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Mediocre film dilutes Thr3e

?I will give you exactly three minutes to call the newspaper and confess your sin, or I will blow that silly Sable you call a car sky-high,? a low breathy voice says over the phone. Three minutes later a bomb explodes. So begins Thr3e, a Christian thriller by Ted Dekker that investigates the limits of reality and the nature of evil.

The movie adaptation of Dekker?s 2003 novel directed by Robby Henson and released through Fox Faith Films hit theaters on Jan. 5.

Kevin Parson (Marc Blucas) is a studious seminary student with a mysterious past, but an optimistic future. That is, until he receives the threatening phone call. The explosion plunges him into a world of stalkers and uncertainties.

The voice on the phone identifies himself as Slater (Bill Moseley), who harbors an obsession with threes and plays games with Kevin through a series of riddles. As each riddle goes unsolved within the given time limit, Slater plants a bomb on an increasingly serious target.

Samantha Sheer (Laura Jordan), his childhood friend, and Jennifer Peters (Justine Waddel) a police psychologist (FBI in the book) with a history of encountering the infamous Riddle Killer, join Kevin on the search for a way out of the nightmare.

The gravity of the situation forces Kevin to confront his past. His aunt and uncle raised him after a car accident killed his parents. Aunt Ballinda (Priscilla Barnes) creates her own reality for the family; they believe only what they choose to, even if the truth is right in front of them. If something in a newspaper contradicts this reality, she burns it, and insists that it does not exist. She raised Kevin in this fashion, forcing him to stay inside and call her ?Princess? as part of her role-playing games.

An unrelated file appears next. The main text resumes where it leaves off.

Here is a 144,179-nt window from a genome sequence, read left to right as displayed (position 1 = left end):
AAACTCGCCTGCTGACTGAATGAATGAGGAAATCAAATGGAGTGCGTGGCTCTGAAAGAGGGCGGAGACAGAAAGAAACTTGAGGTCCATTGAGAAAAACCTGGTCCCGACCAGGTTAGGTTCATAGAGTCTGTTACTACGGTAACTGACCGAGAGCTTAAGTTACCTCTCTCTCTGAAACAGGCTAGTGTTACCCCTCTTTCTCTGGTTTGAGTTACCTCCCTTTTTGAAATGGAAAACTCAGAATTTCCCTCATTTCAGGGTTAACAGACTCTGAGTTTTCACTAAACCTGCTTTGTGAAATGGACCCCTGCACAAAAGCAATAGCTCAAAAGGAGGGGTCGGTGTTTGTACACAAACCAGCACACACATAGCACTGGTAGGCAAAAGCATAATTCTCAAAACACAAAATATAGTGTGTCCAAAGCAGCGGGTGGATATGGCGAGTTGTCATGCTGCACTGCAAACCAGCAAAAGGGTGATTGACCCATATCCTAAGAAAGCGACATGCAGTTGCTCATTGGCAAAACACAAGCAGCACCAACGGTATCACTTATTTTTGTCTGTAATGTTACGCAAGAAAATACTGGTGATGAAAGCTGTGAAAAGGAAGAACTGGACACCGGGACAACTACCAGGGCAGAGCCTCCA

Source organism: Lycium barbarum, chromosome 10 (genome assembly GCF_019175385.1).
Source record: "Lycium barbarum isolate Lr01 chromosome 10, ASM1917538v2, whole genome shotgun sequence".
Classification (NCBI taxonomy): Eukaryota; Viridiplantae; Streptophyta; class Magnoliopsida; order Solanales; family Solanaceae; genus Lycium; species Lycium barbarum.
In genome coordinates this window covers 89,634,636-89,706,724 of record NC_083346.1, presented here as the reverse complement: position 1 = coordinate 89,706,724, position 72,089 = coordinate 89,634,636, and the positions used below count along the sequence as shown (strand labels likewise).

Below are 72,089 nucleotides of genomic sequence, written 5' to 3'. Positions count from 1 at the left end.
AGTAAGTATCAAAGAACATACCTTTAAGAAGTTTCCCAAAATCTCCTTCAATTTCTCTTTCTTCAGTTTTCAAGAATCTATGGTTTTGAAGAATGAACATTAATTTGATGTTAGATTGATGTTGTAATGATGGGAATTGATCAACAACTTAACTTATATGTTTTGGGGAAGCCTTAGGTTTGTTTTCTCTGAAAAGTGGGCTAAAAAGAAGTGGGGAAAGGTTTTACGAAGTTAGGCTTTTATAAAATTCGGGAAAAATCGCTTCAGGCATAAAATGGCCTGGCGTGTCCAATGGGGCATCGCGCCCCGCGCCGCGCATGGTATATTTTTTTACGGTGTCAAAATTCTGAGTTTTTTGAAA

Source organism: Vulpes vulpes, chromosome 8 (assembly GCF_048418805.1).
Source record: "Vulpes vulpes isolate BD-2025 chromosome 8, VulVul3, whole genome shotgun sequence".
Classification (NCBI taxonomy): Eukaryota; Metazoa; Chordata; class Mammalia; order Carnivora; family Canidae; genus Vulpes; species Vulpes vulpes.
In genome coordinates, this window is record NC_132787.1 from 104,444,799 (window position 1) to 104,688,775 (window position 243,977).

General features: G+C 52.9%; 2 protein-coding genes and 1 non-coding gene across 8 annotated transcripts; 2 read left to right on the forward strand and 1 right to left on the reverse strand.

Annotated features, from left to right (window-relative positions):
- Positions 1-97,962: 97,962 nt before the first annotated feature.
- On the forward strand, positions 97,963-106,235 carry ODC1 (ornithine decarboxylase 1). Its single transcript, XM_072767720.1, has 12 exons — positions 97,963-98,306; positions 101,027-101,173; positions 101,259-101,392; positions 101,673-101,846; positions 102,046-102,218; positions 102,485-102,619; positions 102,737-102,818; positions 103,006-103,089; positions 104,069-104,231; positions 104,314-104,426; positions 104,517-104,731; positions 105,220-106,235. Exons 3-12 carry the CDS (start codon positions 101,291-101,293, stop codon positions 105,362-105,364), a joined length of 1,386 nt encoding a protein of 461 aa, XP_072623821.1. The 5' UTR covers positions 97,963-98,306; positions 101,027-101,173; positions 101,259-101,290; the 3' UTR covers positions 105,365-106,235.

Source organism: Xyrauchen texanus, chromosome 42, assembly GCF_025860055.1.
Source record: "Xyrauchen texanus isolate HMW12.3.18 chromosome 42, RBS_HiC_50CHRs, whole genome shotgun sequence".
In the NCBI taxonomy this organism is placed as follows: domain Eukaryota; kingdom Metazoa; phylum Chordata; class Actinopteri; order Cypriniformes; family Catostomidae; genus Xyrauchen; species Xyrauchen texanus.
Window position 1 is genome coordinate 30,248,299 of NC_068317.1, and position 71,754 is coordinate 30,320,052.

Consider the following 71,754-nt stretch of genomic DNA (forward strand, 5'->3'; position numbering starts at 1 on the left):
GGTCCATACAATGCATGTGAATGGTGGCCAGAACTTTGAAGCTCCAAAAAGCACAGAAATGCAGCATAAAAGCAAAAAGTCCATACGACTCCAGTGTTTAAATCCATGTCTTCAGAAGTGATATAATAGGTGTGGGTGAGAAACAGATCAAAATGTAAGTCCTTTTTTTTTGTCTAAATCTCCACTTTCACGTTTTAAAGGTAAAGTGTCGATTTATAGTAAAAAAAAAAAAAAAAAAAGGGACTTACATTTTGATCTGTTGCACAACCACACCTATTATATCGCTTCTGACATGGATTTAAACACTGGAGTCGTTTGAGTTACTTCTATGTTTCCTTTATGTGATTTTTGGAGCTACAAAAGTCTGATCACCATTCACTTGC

At this point in his life Sam rescues Kevin when she knocks on his window and convinces him to sneak out with her. They become fast friends and continue their nighttime adventures unperturbed until Kevin finds a boy spying on Sam through her window.

With shouts of death threats, the boy chases Kevin into an old warehouse where he manages to lock the boy in a room and leave him to die. Kevin believes that Slater and the boy are one and the same.

The movie rushes on to its startling conclusion, jumping from one incident to the next. It seems to attempt to add suspense to the storyline through the insert of another life-threatening scene.

The creepiest aspect of Slater in the novel was how ?normal? he looked, he could blend in anywhere with anyone, only his mind revealed his madness. The Slater of the movie would be hard-pressed to blend in; it portrays him with long, unruly hair and a duck tape mask.

Production loses original focus

Overall, this adaptation took an excellent book and produced a mediocre movie. I was extremely impressed with the book, but the emphasis on attempted physical terror versus the focus on the psychological aspect in the book coupled with the deletion of some of my favorite scenes left me with lukewarm feelings toward the movie. While both Blucas and Barnes effectively portrayed their characters, the overall effect of the movie was unimpressive.

I recommend this book to anyone who enjoys a good puzzle. Dekker?s writing keeps the pages turning in a way that the movie could not accomplish. If a person plans on seeing the movie, I would encourage them to read the book first, as watching it would ruin the ending.

Due to little interest, Thr3e is no longer playing in Fresno theaters, the closest is Galaxy Porterville on 9631 North Indiana Street, though the movie is not really worth the drive. The book is available at any bookstore.

Although based on a Christian novel, Thr3e is rated PG-13 due to suspense and thematic elements. Parents may want to use caution when taking young children.

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